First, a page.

I approve this rant.

    • #34
  5. navyjag Coolidge
    navyjag
    @navyjag

    TBA (View Comment):

    Bryan G. Stephens (View Comment):

    It is quite clear to me that we have never been serious about dealing with terrorists. The way to do it is make Terrorism not pay. It is all about the pay off.

    I really do think we should hunt their leaders down and kill them and desecrate their bodies in a way that is offensive to their twisted faiths.

    Don’t want to because it’s an arms race we won’t likely win.

    If that does not work, we should go after their families. After all, they have no compunction about going after babies. The same applies to suicide bombers. Make it clear that if they succeed, their families will face reprisal. Remember, these families celebrate their members suicide bombing. It is not like they are innocent bystanders. They are encouraging and supporting their little killers.

    Would you settle for seizing any money given to them by the PLHamaban, demanding restitution and putting every one of them on a watch list? bc sins of the father and stuff.

    Trading hostages just makes it more likely to get hostages taken in the future.

    Amen. I hope this is the last time. Israel has to do it by law. Not a well-thought out law, imo.

    Finally, every terrorist captured should be executed. That way, no future pansy can let them go in exchange for anything.

    Patience. Let the Israelis get their innocents home.

     

    Disagree.  If the IDF does not destroy Hamas, like now, will be a lot fewer innocents to worry about in the future. 

    • #35
  6. Al Sparks Coolidge
    Al Sparks
    @AlSparks

    We can’t “flex our muscles” in every case of injustice in the world. So we would have to pick and choose.

    We now have oil independence. So why are we getting muddled up in Middle Eastern politics? Supporting Israel is a pretty good reason, but we should give them the resources to go after Hamas in Qatar. The United States has an aversion to flag draped coffins of U.S. servicemen showing up at our airports from overseas, so we have to use stand-ins to do our dirty work.

    Where we do provide more direct support, it’s providing air support where it’s rare for pilots to get shot down, as well as sending arms to our allies.

    As things stand now, we are slowly defunding our military, including the Navy, which will result in our becoming more isolationist. Many conservatives support this.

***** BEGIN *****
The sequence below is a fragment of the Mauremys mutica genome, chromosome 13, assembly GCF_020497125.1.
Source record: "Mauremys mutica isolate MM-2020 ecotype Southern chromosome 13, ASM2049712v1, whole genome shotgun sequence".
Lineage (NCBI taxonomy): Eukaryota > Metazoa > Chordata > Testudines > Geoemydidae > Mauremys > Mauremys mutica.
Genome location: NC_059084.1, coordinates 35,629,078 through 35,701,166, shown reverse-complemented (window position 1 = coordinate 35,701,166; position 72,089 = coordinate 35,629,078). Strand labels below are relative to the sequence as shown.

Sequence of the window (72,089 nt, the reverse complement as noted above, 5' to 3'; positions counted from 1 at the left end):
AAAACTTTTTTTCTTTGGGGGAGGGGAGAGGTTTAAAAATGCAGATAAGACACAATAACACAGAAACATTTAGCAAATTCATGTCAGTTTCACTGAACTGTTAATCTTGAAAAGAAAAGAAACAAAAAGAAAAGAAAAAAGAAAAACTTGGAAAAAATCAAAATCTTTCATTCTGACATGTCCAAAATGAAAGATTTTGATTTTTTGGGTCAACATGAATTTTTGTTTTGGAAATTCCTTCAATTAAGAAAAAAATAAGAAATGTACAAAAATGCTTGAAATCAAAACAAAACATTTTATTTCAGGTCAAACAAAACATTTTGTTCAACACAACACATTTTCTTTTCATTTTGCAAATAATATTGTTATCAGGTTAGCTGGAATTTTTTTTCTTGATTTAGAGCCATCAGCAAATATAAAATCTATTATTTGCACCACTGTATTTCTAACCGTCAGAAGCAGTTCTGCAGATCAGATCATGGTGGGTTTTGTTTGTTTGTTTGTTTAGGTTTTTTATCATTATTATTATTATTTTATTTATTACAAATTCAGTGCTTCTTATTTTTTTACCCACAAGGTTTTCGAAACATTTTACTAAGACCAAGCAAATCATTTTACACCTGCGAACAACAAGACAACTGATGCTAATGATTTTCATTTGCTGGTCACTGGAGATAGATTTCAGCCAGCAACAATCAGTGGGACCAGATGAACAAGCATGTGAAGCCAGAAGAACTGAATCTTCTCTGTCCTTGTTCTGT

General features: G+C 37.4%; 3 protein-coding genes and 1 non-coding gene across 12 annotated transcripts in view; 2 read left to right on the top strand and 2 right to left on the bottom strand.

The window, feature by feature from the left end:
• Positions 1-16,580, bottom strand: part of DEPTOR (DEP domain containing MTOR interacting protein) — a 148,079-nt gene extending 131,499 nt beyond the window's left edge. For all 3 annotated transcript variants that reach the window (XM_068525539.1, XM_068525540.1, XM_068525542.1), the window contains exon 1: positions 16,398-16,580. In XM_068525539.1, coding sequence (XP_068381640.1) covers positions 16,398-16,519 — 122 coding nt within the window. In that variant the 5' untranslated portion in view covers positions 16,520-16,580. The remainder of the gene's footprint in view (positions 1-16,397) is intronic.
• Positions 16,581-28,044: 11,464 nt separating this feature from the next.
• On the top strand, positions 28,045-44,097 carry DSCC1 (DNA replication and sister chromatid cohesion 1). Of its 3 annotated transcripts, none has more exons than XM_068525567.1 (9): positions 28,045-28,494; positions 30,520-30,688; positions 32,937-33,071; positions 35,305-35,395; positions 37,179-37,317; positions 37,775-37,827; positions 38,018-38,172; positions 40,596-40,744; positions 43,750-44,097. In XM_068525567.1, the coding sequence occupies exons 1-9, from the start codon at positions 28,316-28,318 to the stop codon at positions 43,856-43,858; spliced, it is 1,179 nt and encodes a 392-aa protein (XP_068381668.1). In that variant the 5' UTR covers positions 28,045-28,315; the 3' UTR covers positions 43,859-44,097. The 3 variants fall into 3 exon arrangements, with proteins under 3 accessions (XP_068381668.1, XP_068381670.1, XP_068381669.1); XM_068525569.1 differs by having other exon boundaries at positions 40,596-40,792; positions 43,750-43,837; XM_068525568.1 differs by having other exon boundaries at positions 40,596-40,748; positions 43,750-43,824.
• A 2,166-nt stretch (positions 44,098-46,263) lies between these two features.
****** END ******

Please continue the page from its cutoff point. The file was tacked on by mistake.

Perhaps we will change course, but with all the screaming we are doing at each other now, it means that we will not have a coherent foreign policy, where one administration supports Israel, and another supports Iran.

    It’s clear that our allies cannot depend on us, whatever part of the world we’re talking about. It’s time they spend money on their own defense, instead of turning to us.

    I’m not opposed to us continuing to be a hegemonic power in the world, but too many are. The quicker we signal we’re getting out, the quicker our soon to be former allies will become self sufficient (or at least try and fail at it).

    • #36
  7. TBA Coolidge
    TBA
    @RobtGilsdorf

    navyjag (View Comment):

    TBA (View Comment):

    Bryan G. Stephens (View Comment):

    It is quite clear to me that we have never been serious about dealing with terrorists. The way to do it is make Terrorism not pay. It is all about the pay off.

    I really do think we should hunt their leaders down and kill them and desecrate their bodies in a way that is offensive to their twisted faiths.

    Don’t want to because it’s an arms race we won’t likely win.

    If that does not work, we should go after their families. After all, they have no compunction about going after babies. The same applies to suicide bombers. Make it clear that if they succeed, their families will face reprisal. Remember, these families celebrate their members suicide bombing. It is not like they are innocent bystanders. They are encouraging and supporting their little killers.